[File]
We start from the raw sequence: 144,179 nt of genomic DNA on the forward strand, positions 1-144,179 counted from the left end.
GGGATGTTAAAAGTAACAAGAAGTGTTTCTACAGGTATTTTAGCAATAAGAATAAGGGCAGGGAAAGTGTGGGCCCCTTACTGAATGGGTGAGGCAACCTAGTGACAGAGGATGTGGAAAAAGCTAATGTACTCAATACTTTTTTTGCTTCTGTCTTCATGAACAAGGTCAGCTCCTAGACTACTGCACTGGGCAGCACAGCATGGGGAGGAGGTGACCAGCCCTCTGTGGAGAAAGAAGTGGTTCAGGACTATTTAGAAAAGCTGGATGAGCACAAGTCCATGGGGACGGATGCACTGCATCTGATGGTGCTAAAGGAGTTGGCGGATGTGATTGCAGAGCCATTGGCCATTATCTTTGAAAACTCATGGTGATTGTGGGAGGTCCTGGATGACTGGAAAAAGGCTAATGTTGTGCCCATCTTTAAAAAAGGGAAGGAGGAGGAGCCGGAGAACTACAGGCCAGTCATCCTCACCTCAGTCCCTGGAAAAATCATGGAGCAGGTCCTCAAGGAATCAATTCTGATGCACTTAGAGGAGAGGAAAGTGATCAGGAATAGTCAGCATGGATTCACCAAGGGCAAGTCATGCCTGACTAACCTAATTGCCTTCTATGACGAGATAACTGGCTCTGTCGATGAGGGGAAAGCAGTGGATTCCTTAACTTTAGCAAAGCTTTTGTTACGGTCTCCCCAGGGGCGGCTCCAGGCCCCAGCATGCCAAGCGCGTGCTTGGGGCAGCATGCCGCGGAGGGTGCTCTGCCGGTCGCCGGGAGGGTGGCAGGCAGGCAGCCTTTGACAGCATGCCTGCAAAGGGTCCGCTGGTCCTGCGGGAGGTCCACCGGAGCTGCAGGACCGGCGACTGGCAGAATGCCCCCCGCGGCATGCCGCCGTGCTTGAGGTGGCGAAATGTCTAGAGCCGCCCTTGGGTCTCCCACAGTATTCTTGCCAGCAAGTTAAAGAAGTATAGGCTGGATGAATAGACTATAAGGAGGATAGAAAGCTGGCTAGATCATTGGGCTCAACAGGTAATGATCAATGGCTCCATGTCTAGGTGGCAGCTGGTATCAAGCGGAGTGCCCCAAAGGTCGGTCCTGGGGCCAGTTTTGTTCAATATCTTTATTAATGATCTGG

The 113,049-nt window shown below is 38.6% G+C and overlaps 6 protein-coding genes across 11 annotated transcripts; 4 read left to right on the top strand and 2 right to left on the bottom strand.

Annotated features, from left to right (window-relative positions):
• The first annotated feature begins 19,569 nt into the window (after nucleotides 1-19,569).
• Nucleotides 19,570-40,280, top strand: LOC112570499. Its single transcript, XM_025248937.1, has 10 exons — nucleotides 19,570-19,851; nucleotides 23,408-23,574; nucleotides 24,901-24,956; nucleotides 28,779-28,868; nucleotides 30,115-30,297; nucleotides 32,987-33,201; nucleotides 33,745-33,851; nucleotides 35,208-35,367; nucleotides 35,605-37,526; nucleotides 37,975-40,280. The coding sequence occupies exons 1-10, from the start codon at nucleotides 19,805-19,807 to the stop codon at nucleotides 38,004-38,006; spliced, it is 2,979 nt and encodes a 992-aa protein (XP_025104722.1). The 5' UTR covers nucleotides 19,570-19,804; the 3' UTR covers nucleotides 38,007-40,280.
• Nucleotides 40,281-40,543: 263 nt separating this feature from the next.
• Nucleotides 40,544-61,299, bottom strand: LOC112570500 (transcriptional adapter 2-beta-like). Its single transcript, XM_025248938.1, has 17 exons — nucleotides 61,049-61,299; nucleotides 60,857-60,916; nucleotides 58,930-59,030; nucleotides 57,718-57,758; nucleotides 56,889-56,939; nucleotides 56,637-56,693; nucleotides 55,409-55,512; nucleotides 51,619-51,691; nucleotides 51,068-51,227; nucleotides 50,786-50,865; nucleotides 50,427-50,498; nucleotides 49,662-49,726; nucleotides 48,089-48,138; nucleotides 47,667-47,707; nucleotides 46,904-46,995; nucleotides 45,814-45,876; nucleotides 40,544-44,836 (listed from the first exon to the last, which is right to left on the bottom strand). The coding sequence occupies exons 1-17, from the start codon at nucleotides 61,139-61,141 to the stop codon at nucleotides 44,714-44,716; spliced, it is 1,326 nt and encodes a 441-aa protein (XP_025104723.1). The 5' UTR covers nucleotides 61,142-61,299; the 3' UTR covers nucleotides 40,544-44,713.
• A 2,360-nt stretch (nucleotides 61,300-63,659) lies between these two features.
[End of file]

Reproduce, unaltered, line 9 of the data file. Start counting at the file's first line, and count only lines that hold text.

• A 2,360-nt stretch (nucleotides 61,300-63,659) lies between these two features.